House Eviction. This term, house eviction is associated with the different words coming from the participants, such as ‘thrown-out,’ ‘kicked-out,’ or ‘told to leave’ by their parents (Heinze, et al., 2012; Spurr, 2018; O’Grady, et al., 2020), and categorized those respondents as ‘runaways’ (Heinze, et al., 2012) or ‘throwaways’ (Cameron, et al., 2004; Heinze, et al., 2012). While some of them are victims of violence, others got involves in crimes. Several other reasons for the expulsion from the family are but are not limited to disrespect, rebellious behaviours, substance and alcohol abuse, and pregnancy, among other individual differences that also make homeless youths deviant. Moreso, longstanding parent-child conflict such as domestic issues like house cleanliness, telephone bills, lengthy time in the shower, and not paying board deepened by communication problems (Mallett, et al., 2005) are reasons for their eviction from the house. Given those conflicts, participant-youths ended up on the street, in shelter houses, in respite centres, or even in friend’s home. This category reflects power and authority between parents and their offspring, illustrating parents’ dominance over their children in the household.
Deviant Behaviours. Mallett, et al. (2005) emphasize that youths’ rebellious activitiesare ways of ignoring their parents to assert their desire for freedom and independence. However, homeless youths’ strange behaviours exacerbate outside their home of origin through crime involvement such as shoplifting, stealing or robbery and other violent crimes to support their needs (Martijn & Sharpe, 2005). These aberrant behaviours include trouble with authorities or contact with the police, drugs and alcohol abuse, and other maladaptive behaviours (Cameron, et al., 2004; Mallett, et al., 2005; Mabhala, et al., 2017; Spurr, 2018), creating social stigma reinforce by media reporting. Cameron et al. also claims that those problems, including depression and suicidality, are youths’ potential health risks toward possible mental illness.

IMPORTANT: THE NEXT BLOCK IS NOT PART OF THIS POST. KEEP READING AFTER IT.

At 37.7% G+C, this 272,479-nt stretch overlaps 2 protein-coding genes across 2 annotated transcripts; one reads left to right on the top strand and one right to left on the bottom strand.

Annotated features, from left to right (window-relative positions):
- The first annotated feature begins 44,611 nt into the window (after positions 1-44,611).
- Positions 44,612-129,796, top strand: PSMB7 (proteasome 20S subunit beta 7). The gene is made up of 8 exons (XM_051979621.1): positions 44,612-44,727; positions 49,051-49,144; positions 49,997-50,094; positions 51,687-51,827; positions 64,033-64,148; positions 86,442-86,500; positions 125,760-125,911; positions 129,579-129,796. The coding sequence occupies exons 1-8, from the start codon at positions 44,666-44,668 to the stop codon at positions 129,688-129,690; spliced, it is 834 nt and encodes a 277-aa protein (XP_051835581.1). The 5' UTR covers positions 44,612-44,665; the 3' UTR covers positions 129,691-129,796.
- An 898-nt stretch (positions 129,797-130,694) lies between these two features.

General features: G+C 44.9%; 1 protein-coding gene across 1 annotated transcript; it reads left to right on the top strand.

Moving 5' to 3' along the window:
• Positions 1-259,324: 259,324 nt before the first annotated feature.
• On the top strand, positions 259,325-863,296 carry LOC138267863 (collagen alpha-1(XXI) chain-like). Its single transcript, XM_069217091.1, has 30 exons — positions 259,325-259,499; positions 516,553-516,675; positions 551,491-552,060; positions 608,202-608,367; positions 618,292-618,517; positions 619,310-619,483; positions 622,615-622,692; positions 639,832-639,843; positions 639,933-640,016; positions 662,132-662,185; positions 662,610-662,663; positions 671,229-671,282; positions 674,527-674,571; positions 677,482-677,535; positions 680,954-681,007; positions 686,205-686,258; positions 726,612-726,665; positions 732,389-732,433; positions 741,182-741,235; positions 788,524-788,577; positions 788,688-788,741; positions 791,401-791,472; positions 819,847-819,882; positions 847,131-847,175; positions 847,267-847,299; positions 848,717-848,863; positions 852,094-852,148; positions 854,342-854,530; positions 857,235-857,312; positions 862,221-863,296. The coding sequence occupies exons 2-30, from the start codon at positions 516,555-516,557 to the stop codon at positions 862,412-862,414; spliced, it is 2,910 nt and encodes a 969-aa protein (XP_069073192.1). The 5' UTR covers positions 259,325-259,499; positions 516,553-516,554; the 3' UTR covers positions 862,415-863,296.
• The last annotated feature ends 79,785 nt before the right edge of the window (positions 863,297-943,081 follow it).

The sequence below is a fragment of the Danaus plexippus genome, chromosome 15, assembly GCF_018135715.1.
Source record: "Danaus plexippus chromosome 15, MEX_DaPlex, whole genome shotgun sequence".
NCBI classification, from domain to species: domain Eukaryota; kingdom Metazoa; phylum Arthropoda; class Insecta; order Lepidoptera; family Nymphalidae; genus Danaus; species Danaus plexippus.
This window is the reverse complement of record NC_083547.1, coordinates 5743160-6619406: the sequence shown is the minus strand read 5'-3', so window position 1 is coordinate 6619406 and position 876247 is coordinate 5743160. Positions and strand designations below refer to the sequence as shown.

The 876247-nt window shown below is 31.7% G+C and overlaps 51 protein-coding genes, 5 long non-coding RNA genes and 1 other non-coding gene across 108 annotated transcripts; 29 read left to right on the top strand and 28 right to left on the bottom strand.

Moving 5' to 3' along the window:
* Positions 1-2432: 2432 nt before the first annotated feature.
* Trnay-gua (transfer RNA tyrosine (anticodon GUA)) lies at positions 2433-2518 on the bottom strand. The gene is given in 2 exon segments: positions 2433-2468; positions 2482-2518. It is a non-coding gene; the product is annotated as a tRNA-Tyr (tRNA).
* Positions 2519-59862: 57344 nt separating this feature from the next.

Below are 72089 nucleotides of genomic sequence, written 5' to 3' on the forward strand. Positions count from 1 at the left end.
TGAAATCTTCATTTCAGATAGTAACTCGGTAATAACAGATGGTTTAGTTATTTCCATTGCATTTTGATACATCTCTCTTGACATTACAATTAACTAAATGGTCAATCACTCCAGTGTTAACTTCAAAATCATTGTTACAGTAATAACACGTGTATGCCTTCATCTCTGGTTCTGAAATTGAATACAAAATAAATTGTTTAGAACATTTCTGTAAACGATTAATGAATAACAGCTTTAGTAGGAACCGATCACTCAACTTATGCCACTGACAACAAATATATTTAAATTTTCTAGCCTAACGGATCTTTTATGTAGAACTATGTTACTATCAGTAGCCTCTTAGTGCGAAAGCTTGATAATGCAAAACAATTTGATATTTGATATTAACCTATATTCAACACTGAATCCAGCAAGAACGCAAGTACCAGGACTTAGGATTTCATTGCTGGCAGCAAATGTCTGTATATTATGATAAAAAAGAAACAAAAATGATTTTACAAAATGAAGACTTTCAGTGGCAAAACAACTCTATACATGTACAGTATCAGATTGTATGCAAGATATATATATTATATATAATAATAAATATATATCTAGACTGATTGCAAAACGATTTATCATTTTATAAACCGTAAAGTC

Childhood Adversaries and Family Breakdown. Adverse or traumatic childhood experiences such as molestation or incest, family breakdown, parents’ separation or divorce, and family violence or abuses are homelessness factors for youths, which are also reasons for their depression that affect mental health without professional or institutional interventions. This thematic concept embraces neglectful upbringing issues, for instance, living with relatives or friends, lack of time for them coupled with custody concerns, or living with abusive step-parent (Martijn & Sharpe, 2005; Mabhala, et al., 2017; Spurr, 2018). Those previous problems, such as ‘disrupted family life and relationship breakdown’ (Neale & Brown, 2015), usually happened at a very young age. In their teenage years, their ‘desire for freedom and independence’ (Mallett, et al., 2005) materializes when they leave home, aware of a riskier world outside, including public stigmatization and rejection.
Parental Negligence, Avoidance, and Rejection. Deprivation of the basic needs and proper moral or emotional support for children is a simple act of parents’ negligence, avoidance of responsibilities, and rejection, a deliberate abandonment. Instances such as parents’ unavailability to help, the expectation of being on their own, lack of family support (Heinze, et al., 2012), and throwing, kicking, or telling to leave by parents (Cameron, et al., 2004; Heinze, et al., 2012; Spurs, 2018; O’Grady, et al., 2020) imply and describe the above youths’ reasons for their homeless condition. These cases are strong indicators of stretching the parent-child relationship gap that signifies broken family relationships and connections, ‘losing a significant person in [their] life’ (Mabhala, et al., 2017).